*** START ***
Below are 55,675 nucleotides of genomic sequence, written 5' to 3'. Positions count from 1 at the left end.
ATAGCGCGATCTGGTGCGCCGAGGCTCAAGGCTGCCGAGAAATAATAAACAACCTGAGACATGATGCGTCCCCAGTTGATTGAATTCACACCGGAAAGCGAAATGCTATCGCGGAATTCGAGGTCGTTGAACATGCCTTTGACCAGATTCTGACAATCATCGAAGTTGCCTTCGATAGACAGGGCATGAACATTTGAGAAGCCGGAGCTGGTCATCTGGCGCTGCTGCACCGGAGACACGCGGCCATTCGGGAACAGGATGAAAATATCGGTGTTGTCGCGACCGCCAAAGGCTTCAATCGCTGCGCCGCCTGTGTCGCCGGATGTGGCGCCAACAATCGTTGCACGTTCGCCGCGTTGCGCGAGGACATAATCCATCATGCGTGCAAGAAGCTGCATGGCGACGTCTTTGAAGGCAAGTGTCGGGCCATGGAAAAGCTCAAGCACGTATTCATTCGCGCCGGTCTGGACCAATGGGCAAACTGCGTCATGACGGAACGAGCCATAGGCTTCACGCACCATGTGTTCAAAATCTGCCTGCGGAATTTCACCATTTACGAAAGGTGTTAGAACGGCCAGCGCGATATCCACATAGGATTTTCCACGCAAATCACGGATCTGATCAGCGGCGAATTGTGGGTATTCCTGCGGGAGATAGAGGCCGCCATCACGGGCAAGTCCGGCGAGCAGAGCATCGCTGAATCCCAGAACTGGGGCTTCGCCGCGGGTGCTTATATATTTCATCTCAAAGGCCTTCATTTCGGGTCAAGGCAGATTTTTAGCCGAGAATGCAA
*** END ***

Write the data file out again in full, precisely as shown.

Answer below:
Below are 55,675 nucleotides of genomic sequence, written 5' to 3'. Positions count from 1 at the left end.
ATAGCGCGATCTGGTGCGCCGAGGCTCAAGGCTGCCGAGAAATAATAAACAACCTGAGACATGATGCGTCCCCAGTTGATTGAATTCACACCGGAAAGCGAAATGCTATCGCGGAATTCGAGGTCGTTGAACATGCCTTTGACCAGATTCTGACAATCATCGAAGTTGCCTTCGATAGACAGGGCATGAACATTTGAGAAGCCGGAGCTGGTCATCTGGCGCTGCTGCACCGGAGACACGCGGCCATTCGGGAACAGGATGAAAATATCGGTGTTGTCGCGACCGCCAAAGGCTTCAATCGCTGCGCCGCCTGTGTCGCCGGATGTGGCGCCAACAATCGTTGCACGTTCGCCGCGTTGCGCGAGGACATAATCCATCATGCGTGCAAGAAGCTGCATGGCGACGTCTTTGAAGGCAAGTGTCGGGCCATGGAAAAGCTCAAGCACGTATTCATTCGCGCCGGTCTGGACCAATGGGCAAACTGCGTCATGACGGAACGAGCCATAGGCTTCACGCACCATGTGTTCAAAATCTGCCTGCGGAATTTCACCATTTACGAAAGGTGTTAGAACGGCCAGCGCGATATCCACATAGGATTTTCCACGCAAATCACGGATCTGATCAGCGGCGAATTGTGGGTATTCCTGCGGGAGATAGAGGCCGCCATCACGGGCAAGTCCGGCGAGCAGAGCATCGCTGAATCCCAGAACTGGGGCTTCGCCGCGGGTGCTTATATATTTCATCTCAAAGGCCTTCATTTCGGGTCAAGGCAGATTTTTAGCCGAGAATGCAA